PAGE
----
Target Is Right on Target About the Use of Gender Labels
Why Target's decision to remove gender labels from toy aisles is good for kids
Posted August 14, 2015
I have been doing a lot of interviews this week after Target announced that they would remove their gender distinctions from toys and bedding. Basically, their decision simply means that toys and bedding will be organized the same way as they currently are, just without the labels “Girls Toys” and “Boys Toys.” The doll aisle won’t be labeled as just for girls and the pirate bedspread won’t be labeled as just for boys. When I read about this, I immediately applauded the decision (especially because I had JUST bought the pirate bedspread for my five year old daughter and was peeved by the signage).
I should have realized that backlash would soon follow, and it quickly did. The criticism boiled down to two main points. To paraphrase, one argument is that this decision will lead to chaos as confused grandmas aimlessly wander the aisles not knowing what to buy for their grandchildren (“My little Maggie likes My Little Pony, but the aisle isn’t labeled for girls. I don’t know where toys just for girls are.”). The second argument is that we are born as boys and girls and Target is trying to make all children transgendered. I was unaware that Target had this much power over our biology; I just thought they had good deals on towels.
The reality, however, is that Target’s decision is not coming out of nowhere. They are making a change that grassroots organizations have been championing for years. Let Toys Be Toys, for example, has campaigned for “toy and publishing industries to stop limiting children’s interests by promoting some toys and books as only suitable for girls, and others only for boys.” Play Unlimited is an organization whose slogan is “Every Toy for Everybody.” They push for No Gender December to urge parents to think about gender stereotypes when they buy their holiday presents.
The reason these organizations are pushing for stores and marketers to reduce their use of gender labels is because they have been listening to scientists. Science on how gender stereotypes develop in children has shown that Target’s decision is good for children. Why? First, toys are important for children.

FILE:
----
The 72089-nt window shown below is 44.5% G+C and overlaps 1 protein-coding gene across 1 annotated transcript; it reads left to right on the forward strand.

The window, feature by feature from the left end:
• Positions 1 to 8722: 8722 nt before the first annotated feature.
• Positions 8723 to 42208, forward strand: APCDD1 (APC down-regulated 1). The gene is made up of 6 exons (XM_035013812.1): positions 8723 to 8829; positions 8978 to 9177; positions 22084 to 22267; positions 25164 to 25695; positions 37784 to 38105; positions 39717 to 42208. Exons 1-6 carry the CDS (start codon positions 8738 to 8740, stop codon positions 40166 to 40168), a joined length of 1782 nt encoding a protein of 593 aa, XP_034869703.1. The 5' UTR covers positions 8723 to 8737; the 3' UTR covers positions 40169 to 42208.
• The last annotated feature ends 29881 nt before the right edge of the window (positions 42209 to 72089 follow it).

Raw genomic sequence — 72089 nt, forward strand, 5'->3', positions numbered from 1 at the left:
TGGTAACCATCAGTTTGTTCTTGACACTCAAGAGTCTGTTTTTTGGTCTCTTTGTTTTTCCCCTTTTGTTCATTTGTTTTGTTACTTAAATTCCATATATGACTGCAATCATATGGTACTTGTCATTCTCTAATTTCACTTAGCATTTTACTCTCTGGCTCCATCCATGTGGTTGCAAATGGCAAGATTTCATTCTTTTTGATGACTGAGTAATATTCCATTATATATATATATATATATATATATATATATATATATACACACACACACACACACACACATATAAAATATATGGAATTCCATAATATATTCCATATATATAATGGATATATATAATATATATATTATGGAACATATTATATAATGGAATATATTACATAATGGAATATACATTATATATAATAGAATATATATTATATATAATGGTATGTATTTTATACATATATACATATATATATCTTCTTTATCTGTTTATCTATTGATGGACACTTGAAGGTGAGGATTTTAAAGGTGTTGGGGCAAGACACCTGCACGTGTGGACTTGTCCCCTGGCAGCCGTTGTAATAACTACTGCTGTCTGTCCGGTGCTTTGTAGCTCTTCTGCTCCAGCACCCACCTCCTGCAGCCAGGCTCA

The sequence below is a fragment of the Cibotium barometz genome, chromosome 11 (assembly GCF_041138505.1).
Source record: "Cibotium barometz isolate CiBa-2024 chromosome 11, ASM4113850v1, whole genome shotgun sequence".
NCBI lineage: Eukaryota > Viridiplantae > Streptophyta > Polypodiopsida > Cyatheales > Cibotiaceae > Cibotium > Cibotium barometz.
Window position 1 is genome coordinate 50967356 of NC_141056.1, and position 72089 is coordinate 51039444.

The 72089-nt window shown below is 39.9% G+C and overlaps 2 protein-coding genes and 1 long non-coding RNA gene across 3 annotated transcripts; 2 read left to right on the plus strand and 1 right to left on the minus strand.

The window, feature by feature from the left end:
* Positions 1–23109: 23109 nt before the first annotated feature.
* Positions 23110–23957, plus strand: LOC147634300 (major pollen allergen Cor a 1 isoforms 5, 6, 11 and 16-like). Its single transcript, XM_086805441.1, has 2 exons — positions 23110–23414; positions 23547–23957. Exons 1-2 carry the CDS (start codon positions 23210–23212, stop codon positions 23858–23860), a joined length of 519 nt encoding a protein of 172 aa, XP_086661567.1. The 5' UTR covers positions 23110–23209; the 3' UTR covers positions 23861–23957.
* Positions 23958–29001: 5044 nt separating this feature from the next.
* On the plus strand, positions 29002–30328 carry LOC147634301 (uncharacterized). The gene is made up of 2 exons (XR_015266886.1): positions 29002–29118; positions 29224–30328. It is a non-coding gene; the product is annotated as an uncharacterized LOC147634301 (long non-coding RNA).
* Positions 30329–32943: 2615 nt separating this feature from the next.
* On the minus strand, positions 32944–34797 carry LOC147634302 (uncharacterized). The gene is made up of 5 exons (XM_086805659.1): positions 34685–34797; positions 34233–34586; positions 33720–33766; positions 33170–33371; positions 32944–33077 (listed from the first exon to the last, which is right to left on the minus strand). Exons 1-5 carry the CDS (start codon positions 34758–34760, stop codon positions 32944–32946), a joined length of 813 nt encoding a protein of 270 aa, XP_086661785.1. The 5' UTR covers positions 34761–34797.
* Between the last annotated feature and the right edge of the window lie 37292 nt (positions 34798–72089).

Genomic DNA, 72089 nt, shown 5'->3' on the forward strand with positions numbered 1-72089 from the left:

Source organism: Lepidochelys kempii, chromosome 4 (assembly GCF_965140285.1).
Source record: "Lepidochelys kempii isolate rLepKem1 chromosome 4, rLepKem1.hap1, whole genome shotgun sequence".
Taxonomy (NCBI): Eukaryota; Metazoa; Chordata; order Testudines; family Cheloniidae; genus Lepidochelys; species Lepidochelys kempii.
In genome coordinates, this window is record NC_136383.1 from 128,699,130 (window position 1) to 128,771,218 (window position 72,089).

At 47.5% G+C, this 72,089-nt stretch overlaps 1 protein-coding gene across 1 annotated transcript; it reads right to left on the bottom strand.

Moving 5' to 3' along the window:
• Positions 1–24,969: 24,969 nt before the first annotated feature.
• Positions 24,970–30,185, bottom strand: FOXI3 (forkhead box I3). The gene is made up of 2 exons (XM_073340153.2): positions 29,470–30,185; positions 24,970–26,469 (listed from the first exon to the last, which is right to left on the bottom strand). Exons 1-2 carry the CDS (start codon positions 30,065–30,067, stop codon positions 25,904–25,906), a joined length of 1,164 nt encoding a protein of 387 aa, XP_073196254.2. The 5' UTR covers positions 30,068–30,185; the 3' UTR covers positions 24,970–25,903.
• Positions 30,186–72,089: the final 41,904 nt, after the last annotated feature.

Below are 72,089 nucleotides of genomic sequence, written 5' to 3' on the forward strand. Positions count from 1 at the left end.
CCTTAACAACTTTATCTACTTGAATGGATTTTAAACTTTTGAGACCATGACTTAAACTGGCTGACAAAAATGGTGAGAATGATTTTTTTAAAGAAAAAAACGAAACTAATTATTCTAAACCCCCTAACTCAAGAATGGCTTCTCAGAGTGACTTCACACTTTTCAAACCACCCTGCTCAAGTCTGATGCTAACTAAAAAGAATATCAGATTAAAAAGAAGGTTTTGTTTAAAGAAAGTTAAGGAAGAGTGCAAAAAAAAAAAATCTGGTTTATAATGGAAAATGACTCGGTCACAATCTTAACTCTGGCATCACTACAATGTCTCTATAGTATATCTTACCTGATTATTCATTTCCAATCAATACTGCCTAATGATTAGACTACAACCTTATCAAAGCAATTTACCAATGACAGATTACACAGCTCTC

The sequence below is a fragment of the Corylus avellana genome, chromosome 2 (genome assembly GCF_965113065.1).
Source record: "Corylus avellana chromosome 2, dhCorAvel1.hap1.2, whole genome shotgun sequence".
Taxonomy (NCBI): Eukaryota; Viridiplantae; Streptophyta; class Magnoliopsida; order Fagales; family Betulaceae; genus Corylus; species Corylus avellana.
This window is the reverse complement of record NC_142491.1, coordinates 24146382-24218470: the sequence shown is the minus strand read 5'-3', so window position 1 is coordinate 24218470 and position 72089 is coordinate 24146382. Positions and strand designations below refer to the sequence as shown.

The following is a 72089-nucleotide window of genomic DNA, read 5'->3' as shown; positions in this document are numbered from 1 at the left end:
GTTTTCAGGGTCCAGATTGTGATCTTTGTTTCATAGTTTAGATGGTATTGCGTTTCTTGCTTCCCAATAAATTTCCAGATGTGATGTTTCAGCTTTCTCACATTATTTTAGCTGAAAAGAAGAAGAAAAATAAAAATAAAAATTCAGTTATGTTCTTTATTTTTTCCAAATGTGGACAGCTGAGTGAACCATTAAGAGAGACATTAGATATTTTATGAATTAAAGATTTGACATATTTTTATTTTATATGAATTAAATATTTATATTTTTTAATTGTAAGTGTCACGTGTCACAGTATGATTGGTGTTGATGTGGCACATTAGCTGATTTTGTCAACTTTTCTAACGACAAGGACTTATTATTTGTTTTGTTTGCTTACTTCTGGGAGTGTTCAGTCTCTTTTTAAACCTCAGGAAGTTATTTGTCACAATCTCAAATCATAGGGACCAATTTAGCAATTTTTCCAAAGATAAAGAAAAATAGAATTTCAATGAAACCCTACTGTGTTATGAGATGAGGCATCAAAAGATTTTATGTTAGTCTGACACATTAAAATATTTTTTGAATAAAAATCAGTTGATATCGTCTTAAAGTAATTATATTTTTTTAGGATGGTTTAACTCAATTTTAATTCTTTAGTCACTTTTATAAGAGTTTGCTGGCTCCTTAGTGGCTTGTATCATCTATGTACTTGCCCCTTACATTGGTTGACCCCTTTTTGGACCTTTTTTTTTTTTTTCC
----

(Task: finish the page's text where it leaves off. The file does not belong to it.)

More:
Play is HOW children learn skills, learn about themselves, and learn about the world. All children need toys that encourage them to be active and develop hand-eye coordination (like balls), toys that help them practice spatial skills and learn basic physics (like construction and technology toys), toys that help them practice empathy and nurturance (like dolls), and toys that foster creativity (like arts and crafts). Unfortunately, these toys are segregated into boys’ aisles and girls’ aisles, and are explicitly labeled as such.
Many people assume that labeling and sorting by gender doesn’t really matter. The argument people have been making against Target’s decision is that boys and girls are naturally different, and boys inherently want Legos and action figures and girls inherently want dolls and tea sets. If this is true, then why would adding the label matter?
“Let Toys Be Toys” sums up it up well. They say,
“How toys are labelled and displayed affects consumers’ buying habits. Many people feel uncomfortable buying a boy a pink toy or a girl a toy labelled as ‘for boys’.
Other buyers may simply be unaware of the restricted choices they are offered. They may not notice that science kits and construction toys are missing from the “girls” section, or art & crafts and kitchen toys from the “boys”. If they’re never offered the chance, a child may never find out if they enjoy a certain toy or style of play.
And children are taking in these messages about what girls and boys are ‘supposed to like’. They are looking for patterns and social rules – they understand the gender rule ‘This is for boys and that is for girls,’ in the same way as other sorts of social rules, like ‘Don’t hit”. These rigid boundaries turn children away from their true preferences, and provide a fertile ground for bullying.”